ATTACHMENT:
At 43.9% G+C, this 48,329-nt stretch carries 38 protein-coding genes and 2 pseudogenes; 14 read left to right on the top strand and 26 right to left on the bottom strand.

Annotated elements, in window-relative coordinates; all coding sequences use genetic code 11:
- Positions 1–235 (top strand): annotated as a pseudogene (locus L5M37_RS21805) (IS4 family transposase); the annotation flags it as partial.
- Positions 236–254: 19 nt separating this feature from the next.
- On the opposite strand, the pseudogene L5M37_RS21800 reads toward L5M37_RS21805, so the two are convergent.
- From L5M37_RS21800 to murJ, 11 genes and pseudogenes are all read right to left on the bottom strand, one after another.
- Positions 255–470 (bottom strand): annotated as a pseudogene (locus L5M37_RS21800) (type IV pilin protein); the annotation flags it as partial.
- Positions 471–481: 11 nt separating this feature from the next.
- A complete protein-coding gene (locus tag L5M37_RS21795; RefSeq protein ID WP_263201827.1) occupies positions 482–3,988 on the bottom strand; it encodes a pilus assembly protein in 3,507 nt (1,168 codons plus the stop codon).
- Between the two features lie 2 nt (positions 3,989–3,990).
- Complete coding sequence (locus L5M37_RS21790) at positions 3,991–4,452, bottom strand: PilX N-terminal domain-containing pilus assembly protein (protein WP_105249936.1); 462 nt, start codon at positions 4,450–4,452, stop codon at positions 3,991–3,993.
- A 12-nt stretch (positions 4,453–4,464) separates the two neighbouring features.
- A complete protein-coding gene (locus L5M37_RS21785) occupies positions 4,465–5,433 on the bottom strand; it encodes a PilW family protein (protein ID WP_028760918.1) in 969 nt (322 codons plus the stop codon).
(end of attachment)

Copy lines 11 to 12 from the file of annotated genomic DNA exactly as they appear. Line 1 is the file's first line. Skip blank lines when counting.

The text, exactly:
- Complete coding sequence (locus L5M37_RS21790) at positions 3,991–4,452, bottom strand: PilX N-terminal domain-containing pilus assembly protein (protein WP_105249936.1); 462 nt, start codon at positions 4,450–4,452, stop codon at positions 3,991–3,993.
- A 12-nt stretch (positions 4,453–4,464) separates the two neighbouring features.